This argument also applies to the integration of new immigrants. Acquiring Australian citizenship, they at once acquire the obligation to vote, which contributes to their integration into Australian society. Unfortunately, the right to vote does not yet extend to permanent residents, even if they have lived here and paid taxes for years. In New Zealand, by contrast, permanent residents can vote after a year of continuous residence.

In three years, Australia will celebrate a centenary of compulsory voting. Since the earliest opinion polls in the 1940s, support for it has never been less than 60 per cent, and in recent decades has bounced around the 70 per cent range. Most encouragingly, a greater majority, around 80 percent, say they would vote even were it not compulsory.

Judith Brett is an emeritus professor of politics at La Trobe University in Melbourne, Australia, and the author of From Secret Ballot to Democracy Sausage: How Australia got Compulsory Voting (Text 2019)

Compulsory Voting Fact File

  • The concept of mandatory voting can be traced back to Athenian democracy, which held that it was every citizen’s duty to participate in decision-making. While attendance at the assembly was ultimately voluntary, people not participating could be met with scorn.
  • Belgium has the oldest still existing compulsory voting system. It was introduced in 1893 for men – but only in 1948 for women, following universal female suffrage. In 2018, voter turnout was 90 per cent.
  • Equating in kind to similar civil responsibilities such as taxation, jury duty, compulsory education or military service, voting in democracies is regarded as one of the ‘duties to community’ mentioned in the United Nations Universal Declaration of Human Rights.
  • In 2015, Barack Obama said: ‘It would be transformative if everybody voted – that would counteract money more than anything… The people who tend not to vote are young, they’re lower income, they’re skewed more heavily toward immigrant groups and minorities… There’s a reason why some folks try to keep them away from the polls.’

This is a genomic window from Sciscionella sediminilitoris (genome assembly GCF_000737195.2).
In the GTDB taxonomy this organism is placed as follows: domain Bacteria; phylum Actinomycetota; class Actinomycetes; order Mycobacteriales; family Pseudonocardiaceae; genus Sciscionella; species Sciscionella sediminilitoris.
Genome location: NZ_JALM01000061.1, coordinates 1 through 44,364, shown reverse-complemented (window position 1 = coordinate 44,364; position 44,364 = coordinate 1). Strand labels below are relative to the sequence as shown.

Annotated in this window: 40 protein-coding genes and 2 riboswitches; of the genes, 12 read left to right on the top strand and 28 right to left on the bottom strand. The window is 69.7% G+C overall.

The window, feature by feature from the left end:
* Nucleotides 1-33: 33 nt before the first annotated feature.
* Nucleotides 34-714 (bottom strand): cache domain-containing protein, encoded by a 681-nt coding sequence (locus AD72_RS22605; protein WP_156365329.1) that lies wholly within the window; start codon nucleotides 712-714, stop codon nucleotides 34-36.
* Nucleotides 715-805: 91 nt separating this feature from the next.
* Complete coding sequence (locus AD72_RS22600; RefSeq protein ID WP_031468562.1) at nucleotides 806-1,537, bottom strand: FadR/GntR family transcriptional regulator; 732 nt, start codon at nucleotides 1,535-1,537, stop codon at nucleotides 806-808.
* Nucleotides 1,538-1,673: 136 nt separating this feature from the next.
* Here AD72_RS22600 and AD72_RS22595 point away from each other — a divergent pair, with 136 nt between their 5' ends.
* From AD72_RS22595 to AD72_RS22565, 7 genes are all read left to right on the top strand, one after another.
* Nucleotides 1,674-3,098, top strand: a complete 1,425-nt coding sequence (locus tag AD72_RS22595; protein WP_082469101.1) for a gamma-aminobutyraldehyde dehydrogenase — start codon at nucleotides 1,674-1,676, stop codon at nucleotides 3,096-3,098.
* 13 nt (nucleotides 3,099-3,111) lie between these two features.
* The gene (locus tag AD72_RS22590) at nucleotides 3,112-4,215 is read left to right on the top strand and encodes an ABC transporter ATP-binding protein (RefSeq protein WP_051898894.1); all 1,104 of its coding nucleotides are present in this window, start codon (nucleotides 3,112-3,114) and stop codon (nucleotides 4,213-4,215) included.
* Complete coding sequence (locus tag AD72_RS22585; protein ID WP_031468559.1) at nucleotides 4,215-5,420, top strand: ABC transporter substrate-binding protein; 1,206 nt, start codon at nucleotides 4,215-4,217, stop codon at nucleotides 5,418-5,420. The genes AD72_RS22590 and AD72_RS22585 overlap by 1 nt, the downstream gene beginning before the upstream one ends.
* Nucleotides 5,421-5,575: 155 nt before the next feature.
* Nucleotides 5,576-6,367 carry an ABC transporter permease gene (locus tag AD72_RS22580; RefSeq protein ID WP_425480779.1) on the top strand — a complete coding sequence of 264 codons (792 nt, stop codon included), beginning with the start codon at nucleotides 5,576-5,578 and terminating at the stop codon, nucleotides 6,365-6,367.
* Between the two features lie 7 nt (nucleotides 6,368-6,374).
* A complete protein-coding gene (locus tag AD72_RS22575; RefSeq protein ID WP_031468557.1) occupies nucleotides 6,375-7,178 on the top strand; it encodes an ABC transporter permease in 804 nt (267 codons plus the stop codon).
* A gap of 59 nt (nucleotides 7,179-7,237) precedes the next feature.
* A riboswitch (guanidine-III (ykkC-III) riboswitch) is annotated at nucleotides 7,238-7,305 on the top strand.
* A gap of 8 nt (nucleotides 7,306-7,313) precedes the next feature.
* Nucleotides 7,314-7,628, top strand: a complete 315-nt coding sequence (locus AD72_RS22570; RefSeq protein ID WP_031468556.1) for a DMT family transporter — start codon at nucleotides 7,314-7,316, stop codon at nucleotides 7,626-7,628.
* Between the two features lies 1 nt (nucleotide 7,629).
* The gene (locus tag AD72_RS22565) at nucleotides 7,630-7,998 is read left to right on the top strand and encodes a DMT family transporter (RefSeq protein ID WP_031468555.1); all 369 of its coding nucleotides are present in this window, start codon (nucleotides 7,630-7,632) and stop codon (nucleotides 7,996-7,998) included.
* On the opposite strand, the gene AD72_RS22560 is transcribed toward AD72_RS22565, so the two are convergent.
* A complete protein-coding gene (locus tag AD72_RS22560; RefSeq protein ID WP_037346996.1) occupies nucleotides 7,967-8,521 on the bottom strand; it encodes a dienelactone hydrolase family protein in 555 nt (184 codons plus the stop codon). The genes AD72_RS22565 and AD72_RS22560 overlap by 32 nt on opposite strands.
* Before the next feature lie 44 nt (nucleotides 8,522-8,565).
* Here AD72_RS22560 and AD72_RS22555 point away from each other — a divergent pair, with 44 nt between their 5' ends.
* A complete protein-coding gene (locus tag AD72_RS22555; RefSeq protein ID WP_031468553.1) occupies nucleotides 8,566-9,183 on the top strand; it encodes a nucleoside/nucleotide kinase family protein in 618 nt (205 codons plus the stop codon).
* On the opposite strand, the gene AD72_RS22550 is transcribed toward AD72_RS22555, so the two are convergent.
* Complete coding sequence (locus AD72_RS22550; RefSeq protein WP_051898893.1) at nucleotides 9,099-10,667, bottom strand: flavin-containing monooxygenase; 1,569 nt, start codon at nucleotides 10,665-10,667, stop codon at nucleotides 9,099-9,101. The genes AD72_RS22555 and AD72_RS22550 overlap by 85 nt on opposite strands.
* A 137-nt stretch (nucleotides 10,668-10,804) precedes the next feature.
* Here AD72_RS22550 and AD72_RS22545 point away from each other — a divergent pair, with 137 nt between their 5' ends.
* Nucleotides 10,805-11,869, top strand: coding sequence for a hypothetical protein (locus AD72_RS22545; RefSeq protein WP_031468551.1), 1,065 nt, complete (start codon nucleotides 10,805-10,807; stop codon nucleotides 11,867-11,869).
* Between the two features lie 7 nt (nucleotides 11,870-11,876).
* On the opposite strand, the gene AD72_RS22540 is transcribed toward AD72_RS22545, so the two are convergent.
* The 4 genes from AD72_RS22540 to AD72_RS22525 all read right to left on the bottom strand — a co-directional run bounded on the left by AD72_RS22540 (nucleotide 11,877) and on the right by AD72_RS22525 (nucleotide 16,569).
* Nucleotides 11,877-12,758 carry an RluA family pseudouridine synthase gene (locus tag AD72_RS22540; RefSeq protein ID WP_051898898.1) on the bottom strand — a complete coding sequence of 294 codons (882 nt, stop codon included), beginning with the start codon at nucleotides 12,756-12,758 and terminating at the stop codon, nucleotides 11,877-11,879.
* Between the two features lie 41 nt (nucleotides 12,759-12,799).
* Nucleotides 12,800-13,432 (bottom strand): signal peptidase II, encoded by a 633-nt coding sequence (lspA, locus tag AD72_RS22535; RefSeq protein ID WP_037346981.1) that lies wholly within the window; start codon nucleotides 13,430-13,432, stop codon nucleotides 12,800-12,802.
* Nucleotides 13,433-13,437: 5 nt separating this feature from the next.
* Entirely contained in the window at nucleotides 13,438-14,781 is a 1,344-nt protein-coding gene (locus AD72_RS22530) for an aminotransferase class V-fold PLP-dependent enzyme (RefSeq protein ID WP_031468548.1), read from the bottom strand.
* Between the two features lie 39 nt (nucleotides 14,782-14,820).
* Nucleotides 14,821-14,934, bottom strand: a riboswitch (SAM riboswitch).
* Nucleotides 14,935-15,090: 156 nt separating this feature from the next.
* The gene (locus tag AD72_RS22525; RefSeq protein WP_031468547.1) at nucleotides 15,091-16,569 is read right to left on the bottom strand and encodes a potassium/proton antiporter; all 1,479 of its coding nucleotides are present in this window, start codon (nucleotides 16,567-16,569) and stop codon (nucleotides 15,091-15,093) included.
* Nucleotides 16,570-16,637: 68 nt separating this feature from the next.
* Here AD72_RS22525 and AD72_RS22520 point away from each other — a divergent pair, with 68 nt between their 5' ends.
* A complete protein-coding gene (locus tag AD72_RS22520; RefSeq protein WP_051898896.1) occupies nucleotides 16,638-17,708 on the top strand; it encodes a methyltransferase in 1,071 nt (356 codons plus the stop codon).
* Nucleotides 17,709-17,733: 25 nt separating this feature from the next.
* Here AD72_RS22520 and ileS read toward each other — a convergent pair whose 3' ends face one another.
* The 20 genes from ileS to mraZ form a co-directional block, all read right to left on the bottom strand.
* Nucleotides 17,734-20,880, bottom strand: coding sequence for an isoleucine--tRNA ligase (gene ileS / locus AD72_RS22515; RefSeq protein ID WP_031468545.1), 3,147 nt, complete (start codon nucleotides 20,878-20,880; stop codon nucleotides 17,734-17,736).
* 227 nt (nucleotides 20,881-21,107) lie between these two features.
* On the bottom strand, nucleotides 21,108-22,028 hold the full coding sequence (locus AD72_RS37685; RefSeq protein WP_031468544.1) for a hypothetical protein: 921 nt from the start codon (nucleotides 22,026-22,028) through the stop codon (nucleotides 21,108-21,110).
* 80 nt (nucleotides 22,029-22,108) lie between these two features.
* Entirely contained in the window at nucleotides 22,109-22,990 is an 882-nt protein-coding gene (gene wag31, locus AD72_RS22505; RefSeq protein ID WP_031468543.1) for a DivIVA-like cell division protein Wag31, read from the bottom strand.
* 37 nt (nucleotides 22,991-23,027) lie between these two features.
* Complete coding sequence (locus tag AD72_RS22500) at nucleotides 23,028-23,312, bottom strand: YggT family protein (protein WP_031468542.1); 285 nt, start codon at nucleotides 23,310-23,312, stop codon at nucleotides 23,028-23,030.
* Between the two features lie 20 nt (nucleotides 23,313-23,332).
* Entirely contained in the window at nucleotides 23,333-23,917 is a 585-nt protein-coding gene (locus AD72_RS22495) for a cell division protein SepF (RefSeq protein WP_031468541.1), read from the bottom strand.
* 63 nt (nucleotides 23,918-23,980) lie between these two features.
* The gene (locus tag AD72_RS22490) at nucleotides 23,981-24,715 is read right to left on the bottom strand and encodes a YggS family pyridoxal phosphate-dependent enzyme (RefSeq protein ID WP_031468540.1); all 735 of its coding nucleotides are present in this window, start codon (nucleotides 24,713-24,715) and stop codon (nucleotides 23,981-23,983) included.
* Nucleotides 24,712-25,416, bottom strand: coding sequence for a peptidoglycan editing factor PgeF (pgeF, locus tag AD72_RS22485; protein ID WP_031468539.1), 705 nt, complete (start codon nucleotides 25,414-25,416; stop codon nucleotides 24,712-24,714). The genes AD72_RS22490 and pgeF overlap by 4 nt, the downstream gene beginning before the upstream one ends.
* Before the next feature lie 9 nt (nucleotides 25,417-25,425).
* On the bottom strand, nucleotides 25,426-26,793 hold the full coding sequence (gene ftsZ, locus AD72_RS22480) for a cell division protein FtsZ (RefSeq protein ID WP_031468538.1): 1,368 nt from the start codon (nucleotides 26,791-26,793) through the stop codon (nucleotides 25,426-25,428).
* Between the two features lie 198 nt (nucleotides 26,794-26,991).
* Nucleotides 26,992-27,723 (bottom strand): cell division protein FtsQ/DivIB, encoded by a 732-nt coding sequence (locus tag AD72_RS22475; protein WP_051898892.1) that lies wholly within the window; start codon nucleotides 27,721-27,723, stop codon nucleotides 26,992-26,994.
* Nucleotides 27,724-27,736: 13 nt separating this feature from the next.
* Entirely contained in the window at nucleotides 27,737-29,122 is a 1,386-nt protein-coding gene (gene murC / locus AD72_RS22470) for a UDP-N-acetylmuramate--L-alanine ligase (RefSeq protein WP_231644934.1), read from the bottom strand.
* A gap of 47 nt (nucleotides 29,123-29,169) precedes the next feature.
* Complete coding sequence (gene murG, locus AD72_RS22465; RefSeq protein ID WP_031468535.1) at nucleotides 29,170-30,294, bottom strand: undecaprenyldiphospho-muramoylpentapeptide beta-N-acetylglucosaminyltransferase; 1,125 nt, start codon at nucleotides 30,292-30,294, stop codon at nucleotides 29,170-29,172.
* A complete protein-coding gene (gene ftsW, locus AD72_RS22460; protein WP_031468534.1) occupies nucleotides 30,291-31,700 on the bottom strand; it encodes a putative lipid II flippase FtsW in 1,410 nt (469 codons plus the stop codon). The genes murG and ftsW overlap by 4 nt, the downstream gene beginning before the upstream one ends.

• A 2015 study of compulsory voting in Switzerland found that the enforced rule significantly increased electoral support for leftist policies in referendums by up to 20 percentage points. A 2016 study found that compulsory voting reduces the gender gap in electoral engagement in several ways.
  • According to the International Institute for Democracy and Electoral Assistance (IDEA), only 27 nation states use compulsory voting laws – and only 15 actually enforce them. A further 13 countries have introduced mandatory voting, only to later abolish the practice.
  • Turnout in countries with compulsory voting is on average only 7 per cent higher than in countries without it. High turnout can be achieved without penalising non-voters – as Sweden (87 per cent in 2018), Denmark (85 per cent in 2019), and South Korea (77 per cent in the 2017 presidential election) all prove.
  • Of the 23 states ranked as ‘full democracies’ in The Economist’s Democracy Index 2020 only four have mandatory voting laws (Australia, Luxembourg, Uruguay and Costa Rica – and the latter does not enforce it) – as do three ‘authoritarian regimes’ (Egypt, Gabon, and the DCR).
  • In 2002, Eduardo Galeano wrote: ‘In Argentina, as in many other countries, the people vote, but do not choose. They vote for one person, and another governs: the clone governs. The clone… does the opposite of what the candidate promised during the campaign… A recent poll showed that only six of ten Argentines… believe in democracy.’
  • Legal loopholes that allow non-voters to escape punishment can be counter-productive: where only registered voters are required to vote, registering itself can be disincentivised.

 

Uruguay: Beyond compulsory voting

According to the Economist’s annual ‘Democracy Index’, Uruguay is one of very few ‘full democracies’, ranked above the UK, France and the US. It would have been higher, but the evaluators criticised compulsory voting as contrary to liberal principles. Its mechanisms for disciplining non-compliance with compulsory voting are the world’s most severe.

Until 1971, when most of the left united in the Frente Amplio (‘Broad Front’, but in effect a party, with a common programme and joint candidates for national and local elections), government rotated between the right-wing National and Colorado parties. A full transformation came in 2004, when the Frente Amplio won a parliamentary majority and then governed for three terms, until March 2020.